A real legacy: Burkette Raper taught many what it takes to succeed in life and as a person
A legacy is not just found in bricks, mortar or a building with your name on it -- although it is likely that is how some people will remember the contributions of Dr. W. Burkette Raper.
But a lasting impact, a real difference and a true understanding of what really matters is how a person decides to live his life and how he includes others in that living.
We do not have to tell you that Dr. Raper made it his mission to help others. He lived that calling every day -- and many of you are likely the product of that faith, determination and belief that everyone deserves the chance to be someone special.
But perhaps we can remind you just how rare it is to find someone like Mount Olive College's former president and the guiding hand who directed its growth and changed lives for decades.
We are faced with people every day who preach one way of life and live another. We encounter "good samaritans" who announce their good deeds, but who never really have a clear vision for why they are doing them.
We must navigate a world where in some cases faith is a coat that is worn by some and taken on and off depending on who is in the room. We see people who pretend to care -- as long as their own lives are not affected.
Such was not the case with Dr. Raper.
He loved being an Original Free Will Baptist and sharing his faith with those in his home church and in other places around the area.
But that was not enough. He wanted to do more.
So, when a chance came calling, he decided to put his all into creating a college where even an orphan boy like himself could aspire to be great and to live the life God intended.
Then he focused on making that dream come true.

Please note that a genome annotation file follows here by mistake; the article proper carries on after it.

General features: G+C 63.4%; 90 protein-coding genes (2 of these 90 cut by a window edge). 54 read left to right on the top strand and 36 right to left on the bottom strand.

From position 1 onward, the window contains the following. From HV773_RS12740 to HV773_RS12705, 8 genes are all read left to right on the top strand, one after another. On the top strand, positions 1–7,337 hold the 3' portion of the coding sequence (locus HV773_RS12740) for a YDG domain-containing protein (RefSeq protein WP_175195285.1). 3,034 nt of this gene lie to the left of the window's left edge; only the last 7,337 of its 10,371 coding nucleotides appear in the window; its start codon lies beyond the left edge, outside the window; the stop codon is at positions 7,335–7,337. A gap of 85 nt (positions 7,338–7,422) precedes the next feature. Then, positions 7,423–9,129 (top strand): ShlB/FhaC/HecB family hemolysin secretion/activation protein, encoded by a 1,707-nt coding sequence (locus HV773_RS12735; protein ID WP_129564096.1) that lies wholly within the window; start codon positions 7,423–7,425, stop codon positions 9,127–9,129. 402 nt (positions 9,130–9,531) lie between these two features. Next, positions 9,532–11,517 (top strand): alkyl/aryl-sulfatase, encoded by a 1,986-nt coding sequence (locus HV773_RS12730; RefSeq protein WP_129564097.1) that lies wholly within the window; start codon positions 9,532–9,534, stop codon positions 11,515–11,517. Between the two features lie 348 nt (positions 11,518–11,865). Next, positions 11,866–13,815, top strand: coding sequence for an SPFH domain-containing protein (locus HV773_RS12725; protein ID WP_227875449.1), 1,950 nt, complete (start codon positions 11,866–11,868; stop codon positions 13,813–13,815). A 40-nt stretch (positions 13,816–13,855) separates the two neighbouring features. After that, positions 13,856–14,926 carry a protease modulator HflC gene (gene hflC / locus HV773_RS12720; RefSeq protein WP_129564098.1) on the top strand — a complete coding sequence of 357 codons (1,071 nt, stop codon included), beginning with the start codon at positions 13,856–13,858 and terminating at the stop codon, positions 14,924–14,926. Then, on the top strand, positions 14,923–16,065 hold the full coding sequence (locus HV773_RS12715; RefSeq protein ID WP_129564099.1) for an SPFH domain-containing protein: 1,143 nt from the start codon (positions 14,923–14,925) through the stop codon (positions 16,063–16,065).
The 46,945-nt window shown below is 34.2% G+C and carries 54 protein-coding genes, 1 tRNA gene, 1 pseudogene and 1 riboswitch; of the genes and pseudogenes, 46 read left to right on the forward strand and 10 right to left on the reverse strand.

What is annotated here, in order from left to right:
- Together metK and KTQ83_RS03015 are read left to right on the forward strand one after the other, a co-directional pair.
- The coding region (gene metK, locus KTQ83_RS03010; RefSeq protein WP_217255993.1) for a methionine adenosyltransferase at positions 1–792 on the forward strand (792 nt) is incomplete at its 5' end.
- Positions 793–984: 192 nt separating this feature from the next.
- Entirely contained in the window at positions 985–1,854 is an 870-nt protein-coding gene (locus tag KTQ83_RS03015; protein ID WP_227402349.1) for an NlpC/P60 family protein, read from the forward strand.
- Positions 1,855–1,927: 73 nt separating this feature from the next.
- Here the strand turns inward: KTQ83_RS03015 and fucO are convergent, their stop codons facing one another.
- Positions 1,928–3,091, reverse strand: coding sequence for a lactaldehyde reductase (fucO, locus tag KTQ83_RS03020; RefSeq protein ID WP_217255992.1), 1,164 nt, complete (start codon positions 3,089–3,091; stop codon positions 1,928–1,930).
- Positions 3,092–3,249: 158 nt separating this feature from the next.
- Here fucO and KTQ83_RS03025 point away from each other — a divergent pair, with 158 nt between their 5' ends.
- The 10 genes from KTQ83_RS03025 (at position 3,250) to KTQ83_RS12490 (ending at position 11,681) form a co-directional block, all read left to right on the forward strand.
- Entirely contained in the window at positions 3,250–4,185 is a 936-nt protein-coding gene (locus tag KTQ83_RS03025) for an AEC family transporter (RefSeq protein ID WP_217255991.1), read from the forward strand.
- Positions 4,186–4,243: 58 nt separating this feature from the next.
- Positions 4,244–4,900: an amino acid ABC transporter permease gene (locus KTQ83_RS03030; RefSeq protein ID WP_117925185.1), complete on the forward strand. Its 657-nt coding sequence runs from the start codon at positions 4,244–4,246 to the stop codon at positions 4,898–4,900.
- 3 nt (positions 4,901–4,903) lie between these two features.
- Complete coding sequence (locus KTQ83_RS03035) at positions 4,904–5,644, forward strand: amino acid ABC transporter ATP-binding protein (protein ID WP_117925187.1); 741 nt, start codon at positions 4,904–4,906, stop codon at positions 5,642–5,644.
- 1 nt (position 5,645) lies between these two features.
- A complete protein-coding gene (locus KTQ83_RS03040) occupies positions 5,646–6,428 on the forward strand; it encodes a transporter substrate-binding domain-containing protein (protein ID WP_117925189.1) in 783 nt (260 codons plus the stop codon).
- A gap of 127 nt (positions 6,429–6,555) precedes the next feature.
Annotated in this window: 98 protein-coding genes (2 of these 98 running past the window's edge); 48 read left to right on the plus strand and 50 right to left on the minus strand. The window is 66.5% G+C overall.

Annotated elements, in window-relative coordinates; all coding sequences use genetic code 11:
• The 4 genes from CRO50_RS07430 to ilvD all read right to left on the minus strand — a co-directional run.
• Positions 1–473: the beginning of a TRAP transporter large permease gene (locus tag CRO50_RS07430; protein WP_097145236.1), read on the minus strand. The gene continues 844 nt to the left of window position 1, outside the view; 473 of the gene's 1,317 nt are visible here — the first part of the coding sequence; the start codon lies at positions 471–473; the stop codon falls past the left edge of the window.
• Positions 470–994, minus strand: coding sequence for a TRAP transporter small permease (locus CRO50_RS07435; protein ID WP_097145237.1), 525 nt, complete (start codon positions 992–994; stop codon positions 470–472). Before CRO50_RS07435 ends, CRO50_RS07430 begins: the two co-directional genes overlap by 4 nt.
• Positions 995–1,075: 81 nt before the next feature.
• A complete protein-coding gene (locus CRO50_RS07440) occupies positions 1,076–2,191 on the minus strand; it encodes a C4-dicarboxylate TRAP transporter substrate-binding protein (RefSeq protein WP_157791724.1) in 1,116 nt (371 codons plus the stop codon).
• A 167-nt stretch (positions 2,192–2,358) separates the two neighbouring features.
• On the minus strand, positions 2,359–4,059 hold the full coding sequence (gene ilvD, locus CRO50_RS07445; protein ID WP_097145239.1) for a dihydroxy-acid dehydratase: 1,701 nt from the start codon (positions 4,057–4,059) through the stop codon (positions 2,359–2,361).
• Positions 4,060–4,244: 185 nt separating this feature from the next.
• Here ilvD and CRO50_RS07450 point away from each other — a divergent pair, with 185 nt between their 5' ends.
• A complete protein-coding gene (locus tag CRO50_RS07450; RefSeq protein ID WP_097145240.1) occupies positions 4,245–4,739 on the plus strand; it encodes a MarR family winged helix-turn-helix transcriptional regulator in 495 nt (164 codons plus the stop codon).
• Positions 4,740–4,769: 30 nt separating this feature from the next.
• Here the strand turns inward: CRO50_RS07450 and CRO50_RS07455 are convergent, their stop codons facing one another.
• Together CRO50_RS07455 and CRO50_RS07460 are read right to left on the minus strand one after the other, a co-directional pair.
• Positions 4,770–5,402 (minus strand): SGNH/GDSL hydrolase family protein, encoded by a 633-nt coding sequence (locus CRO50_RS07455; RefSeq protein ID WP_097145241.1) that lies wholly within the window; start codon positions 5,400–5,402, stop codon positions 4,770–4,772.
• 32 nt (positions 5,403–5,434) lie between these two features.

It is true that he was the fundraiser of all fundraisers, and that if he was in your office, he was there to talk you out of a check.
But that should surprise no one -- not if you understand just what Mount Olive College meant to this man and why he wanted so very much for it to succeed and grow and for others to be part of that mission.
He believed deeply that the future of his faith and of his country could be found in the education of young men and women. He wanted them to have the chance to become great keepers of not only his faith, but of his community. He knew college could open those doors and that, for some, it just was not possible to dream that big.
So, he grew a college that would allow them to pursue their dreams.
He needed the money, of course, to make that dream a reality, but it was more than that. He wanted others to know the joy he felt in inspiring others and to feel the sense of being a part of something bigger than themselves.
He knew just what kind of impact that kind of contribution could have on not only the recipient, but on the giver.
Dr. Raper lived his life as a man of faith and as a champion for education. He gave so many the gift of a future and a compass by which they could move forward and find their way.
He will be remembered for bricks and mortar, of course. But Dr. Raper's true legacy is in the generations who can say that they discovered what they could become because he believed in them.
There is no higher compliment than that.
Published in Editorials on August 6, 2011 11:31 PM